STUDENTS from Clarendon Academy paid a moving visit to the Menin Gate Memorial in Belgium where they discovered the grave of a former Wiltshire Times employee.

Having read a book by local war historian Richard Broadhead, Phoebe Goulding and Sophie Frisby found that William George Jones, who had spent part of his career working for the newspaper, had then left to fight in the First World War as a fusilier.

He died during the battle on March, 9 in 1918 aged 31 and was buried at Tyne Cot in Ypres Salient.

Their trip to Belgium was part of a nationwide programme, funded by the Department for Education and the Department for Communities and Local Government, and Clarendon was the only school in Wiltshire to take part.

They were joined by MP for South West Wiltshire Andrew Murrison and more than 100 other students and teachers on The First World War Centenary Battlefield Tours Programme, run by UCL Institute of Education and Equity, school tour provider.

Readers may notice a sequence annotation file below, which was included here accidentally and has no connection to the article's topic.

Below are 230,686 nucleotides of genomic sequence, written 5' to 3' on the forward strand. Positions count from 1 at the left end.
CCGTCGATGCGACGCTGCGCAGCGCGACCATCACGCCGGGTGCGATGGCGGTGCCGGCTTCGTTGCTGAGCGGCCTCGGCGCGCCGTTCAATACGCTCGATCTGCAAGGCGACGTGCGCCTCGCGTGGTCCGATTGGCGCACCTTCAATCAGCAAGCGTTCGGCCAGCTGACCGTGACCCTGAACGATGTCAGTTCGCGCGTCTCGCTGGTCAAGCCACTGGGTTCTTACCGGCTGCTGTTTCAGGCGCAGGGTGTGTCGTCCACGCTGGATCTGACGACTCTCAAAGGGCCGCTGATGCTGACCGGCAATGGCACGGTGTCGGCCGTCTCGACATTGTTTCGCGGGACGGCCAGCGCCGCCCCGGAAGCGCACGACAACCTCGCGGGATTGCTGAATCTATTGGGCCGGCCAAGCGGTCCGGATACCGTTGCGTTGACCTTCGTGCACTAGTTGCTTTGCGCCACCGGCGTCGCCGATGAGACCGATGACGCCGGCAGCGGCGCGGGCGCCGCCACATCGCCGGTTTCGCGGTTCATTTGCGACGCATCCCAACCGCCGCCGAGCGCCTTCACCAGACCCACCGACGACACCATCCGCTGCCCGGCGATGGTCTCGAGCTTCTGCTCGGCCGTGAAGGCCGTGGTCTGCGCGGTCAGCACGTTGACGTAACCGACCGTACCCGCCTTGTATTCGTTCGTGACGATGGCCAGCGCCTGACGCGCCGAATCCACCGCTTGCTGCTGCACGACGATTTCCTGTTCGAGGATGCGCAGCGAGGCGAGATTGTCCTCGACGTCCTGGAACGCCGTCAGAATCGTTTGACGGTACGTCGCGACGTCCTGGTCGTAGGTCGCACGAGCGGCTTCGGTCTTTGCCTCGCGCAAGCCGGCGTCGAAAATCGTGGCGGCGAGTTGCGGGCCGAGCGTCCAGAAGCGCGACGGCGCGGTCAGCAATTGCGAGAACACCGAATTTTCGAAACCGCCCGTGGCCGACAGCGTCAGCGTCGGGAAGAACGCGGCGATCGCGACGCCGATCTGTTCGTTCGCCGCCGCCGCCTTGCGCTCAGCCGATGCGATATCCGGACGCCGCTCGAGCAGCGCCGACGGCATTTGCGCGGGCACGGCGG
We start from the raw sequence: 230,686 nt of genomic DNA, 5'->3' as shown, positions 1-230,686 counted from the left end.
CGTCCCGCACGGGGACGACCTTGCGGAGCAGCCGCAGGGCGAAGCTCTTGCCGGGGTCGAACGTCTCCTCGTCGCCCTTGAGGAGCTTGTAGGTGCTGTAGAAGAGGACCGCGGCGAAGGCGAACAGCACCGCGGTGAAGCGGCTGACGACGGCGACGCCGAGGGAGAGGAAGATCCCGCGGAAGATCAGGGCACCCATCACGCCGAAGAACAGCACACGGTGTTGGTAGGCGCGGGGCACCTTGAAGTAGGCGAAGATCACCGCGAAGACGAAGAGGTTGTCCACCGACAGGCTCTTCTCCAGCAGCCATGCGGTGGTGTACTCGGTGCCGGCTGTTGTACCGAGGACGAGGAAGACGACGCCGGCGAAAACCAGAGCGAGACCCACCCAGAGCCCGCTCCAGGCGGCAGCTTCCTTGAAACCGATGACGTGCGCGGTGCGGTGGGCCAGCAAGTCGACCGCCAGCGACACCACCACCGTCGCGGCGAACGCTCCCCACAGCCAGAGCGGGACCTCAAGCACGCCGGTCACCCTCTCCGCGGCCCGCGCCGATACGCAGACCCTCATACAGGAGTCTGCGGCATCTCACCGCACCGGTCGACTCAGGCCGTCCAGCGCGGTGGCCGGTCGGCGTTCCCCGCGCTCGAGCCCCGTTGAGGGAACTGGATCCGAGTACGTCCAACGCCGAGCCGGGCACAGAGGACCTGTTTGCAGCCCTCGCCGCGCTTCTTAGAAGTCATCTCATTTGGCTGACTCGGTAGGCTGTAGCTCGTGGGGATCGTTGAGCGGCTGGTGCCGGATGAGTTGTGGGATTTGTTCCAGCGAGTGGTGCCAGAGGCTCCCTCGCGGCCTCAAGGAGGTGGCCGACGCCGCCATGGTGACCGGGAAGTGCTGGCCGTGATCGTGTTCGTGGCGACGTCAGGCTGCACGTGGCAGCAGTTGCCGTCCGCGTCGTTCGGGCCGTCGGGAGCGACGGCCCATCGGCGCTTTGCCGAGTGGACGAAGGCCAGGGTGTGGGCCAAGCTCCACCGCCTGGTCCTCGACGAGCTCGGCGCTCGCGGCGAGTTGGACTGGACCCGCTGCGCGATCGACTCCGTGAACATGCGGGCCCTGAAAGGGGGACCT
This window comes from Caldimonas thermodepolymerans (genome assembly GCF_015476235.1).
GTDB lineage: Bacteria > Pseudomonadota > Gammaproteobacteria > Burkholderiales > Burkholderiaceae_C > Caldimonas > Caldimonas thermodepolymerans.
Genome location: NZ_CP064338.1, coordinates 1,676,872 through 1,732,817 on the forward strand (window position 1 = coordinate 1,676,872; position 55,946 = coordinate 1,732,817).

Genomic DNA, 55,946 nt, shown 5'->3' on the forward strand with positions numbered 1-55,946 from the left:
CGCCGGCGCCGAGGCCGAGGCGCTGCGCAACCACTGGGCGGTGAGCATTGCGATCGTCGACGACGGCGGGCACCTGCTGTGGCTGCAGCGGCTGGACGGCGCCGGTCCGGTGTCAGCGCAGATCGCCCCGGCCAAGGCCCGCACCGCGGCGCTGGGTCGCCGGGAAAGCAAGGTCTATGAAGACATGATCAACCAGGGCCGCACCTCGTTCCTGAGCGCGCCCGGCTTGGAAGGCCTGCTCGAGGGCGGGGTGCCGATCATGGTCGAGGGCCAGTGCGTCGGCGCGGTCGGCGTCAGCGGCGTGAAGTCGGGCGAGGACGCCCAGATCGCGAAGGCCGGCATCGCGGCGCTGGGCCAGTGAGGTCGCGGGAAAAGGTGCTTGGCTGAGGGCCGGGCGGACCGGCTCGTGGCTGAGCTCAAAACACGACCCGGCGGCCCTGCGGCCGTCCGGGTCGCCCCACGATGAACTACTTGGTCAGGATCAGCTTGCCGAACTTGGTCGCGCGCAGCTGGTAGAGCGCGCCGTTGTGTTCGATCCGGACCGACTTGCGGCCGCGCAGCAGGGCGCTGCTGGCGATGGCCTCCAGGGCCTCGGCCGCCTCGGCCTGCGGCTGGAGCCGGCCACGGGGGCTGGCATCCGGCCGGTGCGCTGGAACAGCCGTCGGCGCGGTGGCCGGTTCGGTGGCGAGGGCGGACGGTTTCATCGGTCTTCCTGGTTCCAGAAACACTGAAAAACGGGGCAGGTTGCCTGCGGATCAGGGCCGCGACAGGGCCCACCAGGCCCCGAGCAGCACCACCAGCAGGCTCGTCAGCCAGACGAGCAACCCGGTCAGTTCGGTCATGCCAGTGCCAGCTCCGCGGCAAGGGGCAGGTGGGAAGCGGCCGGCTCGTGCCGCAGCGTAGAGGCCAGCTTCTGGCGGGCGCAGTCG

The four day trip began at the Dover Education Centre where they did research on Mr Jones before travelling from the North of France to Menin Gate, doing some sightseeing along the way.

They also attended the Last Post Ceremony at the war memorial which takes place every night where locals and visitors gather to pay their respects.

Harriet Clarkson, assistant principal at Clarendon, said: “We were very excited and privileged to be invited to go on the visit and we found it extremely moving to see row after row of headstones, particularly of those who have not been identified.

“We found it important to commemorate those who had died and the sacrifices they had made and we were pleased to find someone had come from Trowbridge.

“We are also looking forward to carrying out further research in order to leave a legacy so that the war and its impact won't be forgotten."

Mr Murrison, who is also the Prime Minister's Special Representative for the Commemoration of the Centenary of the First World War, added: “The tour was a great success and it was very pleasing given that Clarendon Academy was part of it.

“The most moving part was at Tyne Cot where William Jones is buried, given his connection with Trowbridge.

“It was clear from my observation that the visit had a powerful and positive impact on the students and their teachers, and I came away with a strong sense that the programme is succeeding.”